Educators amplify teacher activism on Capitol Hill

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For the past year, educators across the country have been making a huge impact at strikes, marches and rallies, building coalitions, and engaging in the political process to improve teaching and learning conditions in public schools. On May 30, that movement was amplified in the halls of the U.S. Congress, as teachers described their successes on a panel hosted by the Congressional Progressive Caucus.


Georgia Flowers Lee (African American woman) and Stephanie Ly during a visit to Capital Hill

The teachers spoke about the dramatic strides they’ve made in California, Maryland, New Mexico and Oklahoma by speaking out about poorly funded schools and unacceptable learning conditions for their students, and by demanding that their states provide the high-quality education their students deserve.

“If I can use my voice to carry our message, then I am more than happy to do it,” said Georgia Flowers Lee, a special education teacher and a member of the United Teachers Los Angeles board of directors who spoke on the panel. “Teachers are realizing that our voices matter, and that we can no longer go into our classrooms and close the door,” she said. “We have to make sure that our communities understand what is happening at our school sites.”

Lee said she jumped into UTLA activism “because the conditions I saw in my school were appalling.” Staff cuts meant schools had nurses and librarians only a few days a week, and teachers had to clean their own class bathrooms. Class sizes were untenable, and teacher pay made it impossible to afford housing in Los Angeles. “It was time to take action,” said Lee, who proudly joined throngs of educators during the six-day strike in January.

That action, and the vast community support the union generated, resulted in huge gains for the schools, including increased nursing and librarian staff, caps on class size, a 6 percent pay raise for teachers, investment in community schools and more.

In addition to these gains, Lee said the attention educators have enjoyed from their communities is crucial. “Now people are listening,” she said. “They’re hearing us, and that makes a difference. We are speaking truth, saying we need their help, and they are stepping up.”

Community support was also essential in New Mexico, said AFT New Mexico President Stephanie Ly. AFT-NM’s “Keep the Promise” campaign helped turn around chronic underfunding and the lowest teacher pay in the nation by urging New Mexicans to support a vision of well-funded, equitable public education—partly through a bus tour that touched thousands of people across the state. “We organized around that vision,” said Ly, who acknowledged one of the biggest challenges educators faced: an anti-public education governor, House and Senate. To address that challenge, AFT-NM launched a concerted effort to recruit and elect AFT members and other pro-public education candidates.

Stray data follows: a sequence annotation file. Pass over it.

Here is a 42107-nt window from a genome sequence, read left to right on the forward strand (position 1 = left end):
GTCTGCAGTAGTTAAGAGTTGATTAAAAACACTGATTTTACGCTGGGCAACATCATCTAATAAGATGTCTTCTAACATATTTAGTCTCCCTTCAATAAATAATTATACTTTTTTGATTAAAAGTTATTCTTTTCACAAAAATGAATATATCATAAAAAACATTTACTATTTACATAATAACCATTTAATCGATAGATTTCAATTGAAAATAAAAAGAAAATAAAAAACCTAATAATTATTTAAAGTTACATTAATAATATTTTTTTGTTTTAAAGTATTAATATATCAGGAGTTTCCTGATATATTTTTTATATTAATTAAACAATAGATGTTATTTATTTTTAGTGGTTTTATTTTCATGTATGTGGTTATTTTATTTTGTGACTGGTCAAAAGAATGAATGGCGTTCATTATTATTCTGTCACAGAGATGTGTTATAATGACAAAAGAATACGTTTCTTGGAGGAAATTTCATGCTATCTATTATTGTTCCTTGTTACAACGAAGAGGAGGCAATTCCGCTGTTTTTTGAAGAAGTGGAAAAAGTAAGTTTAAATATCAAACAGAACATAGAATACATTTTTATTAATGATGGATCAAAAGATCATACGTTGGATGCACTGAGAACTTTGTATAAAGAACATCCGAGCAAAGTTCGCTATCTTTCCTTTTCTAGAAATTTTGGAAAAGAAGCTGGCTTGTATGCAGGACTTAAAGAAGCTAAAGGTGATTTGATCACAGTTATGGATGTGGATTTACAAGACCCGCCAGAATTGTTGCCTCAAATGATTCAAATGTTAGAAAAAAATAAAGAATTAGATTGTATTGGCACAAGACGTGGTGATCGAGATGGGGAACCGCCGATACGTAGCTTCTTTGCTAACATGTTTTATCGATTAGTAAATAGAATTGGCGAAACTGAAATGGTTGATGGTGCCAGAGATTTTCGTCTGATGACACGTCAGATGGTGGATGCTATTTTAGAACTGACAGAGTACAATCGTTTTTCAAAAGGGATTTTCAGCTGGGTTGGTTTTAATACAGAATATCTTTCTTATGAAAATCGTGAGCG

Those candidates now hold public office, and they’ve changed the education landscape. Teachers, who were among the lowest paid in the nation, have gotten substantial pay increases. In a state where 40 percent of the education workforce is on public assistance, the union also helped win pay increases for paraprofessionals and fought for the first meaningful minimum wage increases in a decade. Funding for community schools has been established at the state level, and a “grow-your-own” program to address teacher shortages is underway.

Other teachers on the panel described similar gains. In Oklahoma, teachers walked out to protest “enormous” class sizes and wages so low that teachers were leaving the state in droves, said Amber Spradlin, president of the Choctaw-Nicoma Park Education Association just east of Oklahoma City. After a nine-day walkout, the teachers won a tax increase to fund public education and pay raises for teachers. Then they focused on elections and helped oust eight of the 13 legislators who voted against the pay raise. Many were replaced with educators who now call the union for input on education-related legislation.

The fights for funding continue, as Katherine Mullen, a teacher in Baltimore County, Md., explained. Her union, the Maryland State Education Association, uncovered misappropriation of funding earmarked for public schools—even as schools were crumbling and students were suffering with no heat in winter and no air conditioning during a brutally hot summer. “Teachers exposed, educated and engaged” legislators to “fix the fund,” redirecting money back to the schools and adding $500 million to school budgets. They also helped pass the Blueprint for Maryland Schools, a state bill with a target of $4 billion in additional funding for the state’s public education system.

Liz Watson, executive director of the Congressional Progressive Caucus Center, praised the panelists for the gains they described. “Educators are standing up all across this country,” she said. “You are the vanguard of a movement of working people who are saying, ‘enough is enough.’ We need to invest in what matters—in our students and in our schools and our communities.”

[Virginia Myers]